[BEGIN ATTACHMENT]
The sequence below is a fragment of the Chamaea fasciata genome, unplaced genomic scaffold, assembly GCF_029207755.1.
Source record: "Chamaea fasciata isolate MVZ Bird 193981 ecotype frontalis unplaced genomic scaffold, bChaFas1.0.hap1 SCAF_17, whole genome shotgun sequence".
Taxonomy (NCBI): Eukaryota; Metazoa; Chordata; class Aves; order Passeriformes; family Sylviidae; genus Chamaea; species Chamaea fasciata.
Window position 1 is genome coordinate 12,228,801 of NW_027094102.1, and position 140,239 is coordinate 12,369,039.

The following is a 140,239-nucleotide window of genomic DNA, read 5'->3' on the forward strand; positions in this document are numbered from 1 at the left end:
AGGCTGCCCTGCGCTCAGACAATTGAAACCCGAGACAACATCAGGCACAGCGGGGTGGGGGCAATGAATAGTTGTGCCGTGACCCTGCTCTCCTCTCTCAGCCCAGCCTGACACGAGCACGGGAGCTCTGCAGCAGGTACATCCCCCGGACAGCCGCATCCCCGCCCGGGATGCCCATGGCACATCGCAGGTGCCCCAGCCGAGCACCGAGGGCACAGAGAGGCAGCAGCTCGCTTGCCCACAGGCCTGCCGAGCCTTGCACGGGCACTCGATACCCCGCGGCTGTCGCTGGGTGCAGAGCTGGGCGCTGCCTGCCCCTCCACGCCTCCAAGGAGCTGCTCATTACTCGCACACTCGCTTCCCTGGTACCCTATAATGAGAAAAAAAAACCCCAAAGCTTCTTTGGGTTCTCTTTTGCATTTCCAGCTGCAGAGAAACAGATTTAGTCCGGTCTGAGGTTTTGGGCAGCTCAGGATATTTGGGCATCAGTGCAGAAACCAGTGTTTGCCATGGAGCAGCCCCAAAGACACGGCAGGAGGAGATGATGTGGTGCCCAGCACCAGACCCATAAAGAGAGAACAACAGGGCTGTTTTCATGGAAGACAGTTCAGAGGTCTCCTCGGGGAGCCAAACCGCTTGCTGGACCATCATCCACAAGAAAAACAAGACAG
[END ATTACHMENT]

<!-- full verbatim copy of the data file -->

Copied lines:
The sequence below is a fragment of the Chamaea fasciata genome, unplaced genomic scaffold, assembly GCF_029207755.1.
Source record: "Chamaea fasciata isolate MVZ Bird 193981 ecotype frontalis unplaced genomic scaffold, bChaFas1.0.hap1 SCAF_17, whole genome shotgun sequence".
Taxonomy (NCBI): Eukaryota; Metazoa; Chordata; class Aves; order Passeriformes; family Sylviidae; genus Chamaea; species Chamaea fasciata.
Window position 1 is genome coordinate 12,228,801 of NW_027094102.1, and position 140,239 is coordinate 12,369,039.

The following is a 140,239-nucleotide window of genomic DNA, read 5'->3' on the forward strand; positions in this document are numbered from 1 at the left end:
AGGCTGCCCTGCGCTCAGACAATTGAAACCCGAGACAACATCAGGCACAGCGGGGTGGGGGCAATGAATAGTTGTGCCGTGACCCTGCTCTCCTCTCTCAGCCCAGCCTGACACGAGCACGGGAGCTCTGCAGCAGGTACATCCCCCGGACAGCCGCATCCCCGCCCGGGATGCCCATGGCACATCGCAGGTGCCCCAGCCGAGCACCGAGGGCACAGAGAGGCAGCAGCTCGCTTGCCCACAGGCCTGCCGAGCCTTGCACGGGCACTCGATACCCCGCGGCTGTCGCTGGGTGCAGAGCTGGGCGCTGCCTGCCCCTCCACGCCTCCAAGGAGCTGCTCATTACTCGCACACTCGCTTCCCTGGTACCCTATAATGAGAAAAAAAAACCCCAAAGCTTCTTTGGGTTCTCTTTTGCATTTCCAGCTGCAGAGAAACAGATTTAGTCCGGTCTGAGGTTTTGGGCAGCTCAGGATATTTGGGCATCAGTGCAGAAACCAGTGTTTGCCATGGAGCAGCCCCAAAGACACGGCAGGAGGAGATGATGTGGTGCCCAGCACCAGACCCATAAAGAGAGAACAACAGGGCTGTTTTCATGGAAGACAGTTCAGAGGTCTCCTCGGGGAGCCAAACCGCTTGCTGGACCATCATCCACAAGAAAAACAAGACAG